Hitler & German Culture


Commentary by Dr. Gerhard Falk


Adolf Hitler (1889-1945)

The name Hitler was derived from either Hutler, meaning a hat maker, or Hüttler, one who lives in a hut.

When Hitler was  a young man in his twenties, he lived in a “flophouse,” or an institution for homeless men in Vienna, the capital of Austria (Österreich). When the same Hitler was fifty-one years old, he was the absolute ruler of Germany and Austria, with a population of eighty million. He had become the commander of a huge army which had conquered France, Belgium, The Netherlands, Denmark, Norway, and Poland. He was acclaimed by Germans as The Greatest Field Marshall of All Times as he ruled all of the lands under his control with an “iron fist.” By 1940, the European Jews in territory controlled by Germany were being murdered in the thousands each day, while Hitler became popular not only among Germans but even in part in the United States.

Indeed, Hitler became the most murderous killer of all time, and finally drove the German people into an abyss after he killed himself.

Because Hitler had such a phenomenal career, rising from a homeless bum to a wealthy absolute dictator, there are numerous “explanations” for this strange phenomenon. Almost all of these “explanations” are of a psychiatric nature. It is common to repeat over and over that “Hitler was crazy.” That is hardly an explanation for his career, and says next to nothing concerning those who supported him.

 To understand Hitler, we must therefore consider German culture. Culture has three dimensions. There is material culture, ideological culture, and behavioral culture. The first means that we can travel for long distances by airplane in a few hours, call someone on the telephone or contact someone by email, or drive at sixty miles an hour, because technology permits this. No one flew before the Wright brothers invented the airplane and no one ate frozen TV dinners before that food became available.  Therefore many of the crimes committed by the German and other European peoples by murdering 6 million Jews and five  million others depended first on the devices available to murderers in the 1930’s and 1940’s. The Toepfer Company built gas ovens used to burn Jewish bodies because the technology to do so was available.  So was Cyclone B gas. Murderous tanks, dive bombers, and other killing machines were available during the Second World War, and the radio  was at hand to broadcast Hitler’s and other dictators’ speeches. 

Now, just because a technical invention is available does not guarantee that it will be used. For example Mexican farmers for years refused to use American tractors  because they did not understand their efficiency. Belief is vital before something that could be used will be used. Since Hitler was a Catholic who had been an altar boy in his church, he had been taught by his church to hate all Jews. Hatred of Jews was and is part of Christian theology and had already been taught by Barnabas, a convert to Christianity in the first  century. When Christianity became the official religion of the Roman empire, the hatred of Jews became a universal belief in Europe and led to the most brutal persecution of the Jewish “Christ killers.”  In every Christian country, Jews were blamed for everything that was perceived as wrong, so that Christians felt entitled to murder and otherwise mistreat Jews, who, they were taught,  were “hated by God.” These beliefs concerning Jews were perpetuated in European literature in all languages. Christian texts contributed to the hate, and greed reinforced it, as Christians could with impunity steal the property of Jews.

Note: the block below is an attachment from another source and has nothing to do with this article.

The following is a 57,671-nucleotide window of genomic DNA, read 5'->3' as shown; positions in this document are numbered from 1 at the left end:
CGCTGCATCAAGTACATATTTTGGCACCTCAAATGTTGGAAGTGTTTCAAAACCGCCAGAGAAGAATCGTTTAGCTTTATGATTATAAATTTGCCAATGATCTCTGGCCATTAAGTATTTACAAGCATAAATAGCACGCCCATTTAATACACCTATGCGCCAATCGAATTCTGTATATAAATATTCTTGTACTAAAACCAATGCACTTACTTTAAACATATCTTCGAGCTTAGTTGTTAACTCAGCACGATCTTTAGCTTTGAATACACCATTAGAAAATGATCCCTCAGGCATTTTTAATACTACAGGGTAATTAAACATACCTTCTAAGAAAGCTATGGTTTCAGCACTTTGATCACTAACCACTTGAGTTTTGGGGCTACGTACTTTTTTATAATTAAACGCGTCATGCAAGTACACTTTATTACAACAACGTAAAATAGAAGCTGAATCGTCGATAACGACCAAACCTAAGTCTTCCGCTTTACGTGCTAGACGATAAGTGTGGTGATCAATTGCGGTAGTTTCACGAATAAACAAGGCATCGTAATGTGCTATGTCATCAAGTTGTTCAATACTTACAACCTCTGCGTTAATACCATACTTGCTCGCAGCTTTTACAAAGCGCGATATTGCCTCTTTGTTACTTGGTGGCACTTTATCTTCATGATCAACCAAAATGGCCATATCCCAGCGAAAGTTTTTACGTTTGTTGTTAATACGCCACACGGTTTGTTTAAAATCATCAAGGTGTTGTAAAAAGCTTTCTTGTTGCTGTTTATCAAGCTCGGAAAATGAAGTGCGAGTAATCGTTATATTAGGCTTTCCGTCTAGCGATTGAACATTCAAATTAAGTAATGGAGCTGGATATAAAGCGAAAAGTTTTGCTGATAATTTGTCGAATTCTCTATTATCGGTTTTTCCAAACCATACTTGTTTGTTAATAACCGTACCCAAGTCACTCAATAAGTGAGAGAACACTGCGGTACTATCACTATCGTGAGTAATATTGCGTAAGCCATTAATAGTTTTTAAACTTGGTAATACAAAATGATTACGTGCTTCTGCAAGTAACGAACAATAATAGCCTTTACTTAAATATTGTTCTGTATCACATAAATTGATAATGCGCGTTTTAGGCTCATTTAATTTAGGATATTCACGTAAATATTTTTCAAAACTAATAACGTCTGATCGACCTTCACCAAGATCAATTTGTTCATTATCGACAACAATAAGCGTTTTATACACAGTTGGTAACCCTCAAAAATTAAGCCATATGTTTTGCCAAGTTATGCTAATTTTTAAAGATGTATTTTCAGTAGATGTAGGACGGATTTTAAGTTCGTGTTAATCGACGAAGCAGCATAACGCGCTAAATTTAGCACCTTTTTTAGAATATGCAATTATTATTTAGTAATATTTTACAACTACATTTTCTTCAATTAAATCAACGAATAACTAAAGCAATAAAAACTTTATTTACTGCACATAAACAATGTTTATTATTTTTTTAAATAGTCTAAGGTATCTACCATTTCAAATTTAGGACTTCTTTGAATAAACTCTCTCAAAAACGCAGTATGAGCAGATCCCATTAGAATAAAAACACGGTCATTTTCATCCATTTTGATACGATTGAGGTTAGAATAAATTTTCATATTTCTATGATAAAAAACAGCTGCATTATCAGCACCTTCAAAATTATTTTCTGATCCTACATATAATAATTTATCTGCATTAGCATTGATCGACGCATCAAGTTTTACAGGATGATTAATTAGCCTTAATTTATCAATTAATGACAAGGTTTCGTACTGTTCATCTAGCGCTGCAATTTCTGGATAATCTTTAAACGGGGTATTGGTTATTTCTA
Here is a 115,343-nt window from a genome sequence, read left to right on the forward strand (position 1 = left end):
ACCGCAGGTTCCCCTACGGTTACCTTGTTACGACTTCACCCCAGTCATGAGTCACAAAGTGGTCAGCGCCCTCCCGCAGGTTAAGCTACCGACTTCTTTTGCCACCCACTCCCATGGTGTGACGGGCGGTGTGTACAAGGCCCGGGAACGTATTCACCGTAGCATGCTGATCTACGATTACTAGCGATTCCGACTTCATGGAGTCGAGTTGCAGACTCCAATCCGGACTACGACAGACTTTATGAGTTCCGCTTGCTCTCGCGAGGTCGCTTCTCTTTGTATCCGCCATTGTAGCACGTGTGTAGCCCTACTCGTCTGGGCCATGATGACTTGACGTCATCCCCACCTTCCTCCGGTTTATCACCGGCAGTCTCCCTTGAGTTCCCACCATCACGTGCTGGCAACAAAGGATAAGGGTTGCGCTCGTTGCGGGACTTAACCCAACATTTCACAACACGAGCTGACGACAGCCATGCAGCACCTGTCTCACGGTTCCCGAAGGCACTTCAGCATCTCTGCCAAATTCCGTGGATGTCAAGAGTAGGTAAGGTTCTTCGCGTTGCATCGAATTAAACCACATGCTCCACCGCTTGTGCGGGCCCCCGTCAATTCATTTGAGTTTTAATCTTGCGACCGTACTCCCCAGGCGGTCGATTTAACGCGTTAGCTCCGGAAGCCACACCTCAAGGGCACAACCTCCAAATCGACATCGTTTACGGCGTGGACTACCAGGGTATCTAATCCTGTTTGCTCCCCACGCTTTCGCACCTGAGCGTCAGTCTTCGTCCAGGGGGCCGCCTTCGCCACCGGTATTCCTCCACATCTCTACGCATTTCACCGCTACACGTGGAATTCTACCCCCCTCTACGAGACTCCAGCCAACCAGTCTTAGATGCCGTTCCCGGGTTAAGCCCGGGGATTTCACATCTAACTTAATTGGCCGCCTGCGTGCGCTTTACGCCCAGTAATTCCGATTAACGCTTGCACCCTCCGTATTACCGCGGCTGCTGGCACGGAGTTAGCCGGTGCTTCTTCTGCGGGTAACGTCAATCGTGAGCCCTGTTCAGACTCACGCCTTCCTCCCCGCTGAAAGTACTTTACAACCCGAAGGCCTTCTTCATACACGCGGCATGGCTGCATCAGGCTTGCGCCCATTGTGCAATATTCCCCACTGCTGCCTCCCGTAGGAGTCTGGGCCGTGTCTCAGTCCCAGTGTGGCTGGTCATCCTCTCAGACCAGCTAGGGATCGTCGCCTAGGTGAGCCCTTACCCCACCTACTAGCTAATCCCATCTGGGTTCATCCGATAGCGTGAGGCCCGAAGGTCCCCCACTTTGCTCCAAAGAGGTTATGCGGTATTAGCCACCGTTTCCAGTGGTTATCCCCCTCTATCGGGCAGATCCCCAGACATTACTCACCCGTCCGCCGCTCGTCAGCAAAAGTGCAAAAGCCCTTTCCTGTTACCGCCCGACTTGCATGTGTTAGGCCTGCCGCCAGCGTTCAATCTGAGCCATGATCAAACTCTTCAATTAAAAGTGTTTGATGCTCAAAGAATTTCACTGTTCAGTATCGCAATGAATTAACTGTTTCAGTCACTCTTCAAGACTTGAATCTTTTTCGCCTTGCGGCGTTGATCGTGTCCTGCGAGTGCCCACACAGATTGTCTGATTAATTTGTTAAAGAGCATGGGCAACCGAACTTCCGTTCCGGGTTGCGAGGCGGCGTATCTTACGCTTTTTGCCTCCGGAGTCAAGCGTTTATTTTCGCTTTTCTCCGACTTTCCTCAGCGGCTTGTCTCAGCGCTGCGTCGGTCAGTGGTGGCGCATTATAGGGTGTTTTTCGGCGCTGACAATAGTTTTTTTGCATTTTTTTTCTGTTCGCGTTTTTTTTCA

Therefore behavioral culture in Europe during the reign of Hitler led to the burning down of all synagogues in Germany and Austria, allowed the Christian population to steal the belongings of Jews who had been deported ad murdered, and gave Germans the certainty that they were “racially superior” while all Jews were by race inferior.

Hitler kept claiming that Judaism was not a religion but that Jews  were a biological race.

This belief was not invented by Hitler. As early as the fifteenth century, the Spanish people called Jews “marranos” or swine. Even today, a visitor to Germany can look at carved scenes in the walls of German churches showing a rabbi reading the Talmud by pulling it out of the “derriere” of a pig.  Thus, hate of Jews was and is so ingrained in European culture that Hitler gained most votes for his effort to become boss of Germany by cursing Jews in public, as the German people believed all that Hitler proclaimed before he was even born. What the German people did between 1933 and 1945 was the result of German culture, militarism, ethnic hate, and dictatorial schools and families. Belief in  so called racial inferiority, failure to understand the benefits of democracy, and a paranoiac manner of interpreting events around them all created Hitler whose speaking ability let him tell Germans what they already believed, although he knew how to instill  the lessons he taught by using rehearsed lectures and theatrical gestures. In short, Hitler was all Germans rolled into one. The Germans followed him because they believed his message before he could shout it, whatever his topic. Hitler was a cultural  phenomenon, not a  psychiatric one,  despite his appearance. There are many smaller Hitlers in Europe. If they can ever be reformed has yet to be determined. In the meantime. Hitler lives.

Shalom u’vracha.

 Dr. Gerhard Falk is the author of numerous publications, including The American Jewish Community in the 20th and 21st Century (2021).

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